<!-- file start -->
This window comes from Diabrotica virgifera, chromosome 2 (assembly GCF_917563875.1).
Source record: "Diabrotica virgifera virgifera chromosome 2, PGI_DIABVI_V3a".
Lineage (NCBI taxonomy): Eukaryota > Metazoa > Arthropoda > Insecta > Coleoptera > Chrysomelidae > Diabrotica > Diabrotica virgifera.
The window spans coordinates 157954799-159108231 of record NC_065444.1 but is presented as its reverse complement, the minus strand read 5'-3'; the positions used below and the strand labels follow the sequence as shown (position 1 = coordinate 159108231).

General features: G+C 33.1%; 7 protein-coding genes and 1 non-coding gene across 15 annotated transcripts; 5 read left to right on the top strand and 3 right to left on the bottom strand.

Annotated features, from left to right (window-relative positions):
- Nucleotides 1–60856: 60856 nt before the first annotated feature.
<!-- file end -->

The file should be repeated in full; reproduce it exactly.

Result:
This window comes from Diabrotica virgifera, chromosome 2 (assembly GCF_917563875.1).
Source record: "Diabrotica virgifera virgifera chromosome 2, PGI_DIABVI_V3a".
Lineage (NCBI taxonomy): Eukaryota > Metazoa > Arthropoda > Insecta > Coleoptera > Chrysomelidae > Diabrotica > Diabrotica virgifera.
The window spans coordinates 157954799-159108231 of record NC_065444.1 but is presented as its reverse complement, the minus strand read 5'-3'; the positions used below and the strand labels follow the sequence as shown (position 1 = coordinate 159108231).

General features: G+C 33.1%; 7 protein-coding genes and 1 non-coding gene across 15 annotated transcripts; 5 read left to right on the top strand and 3 right to left on the bottom strand.

Annotated features, from left to right (window-relative positions):
- Nucleotides 1–60856: 60856 nt before the first annotated feature.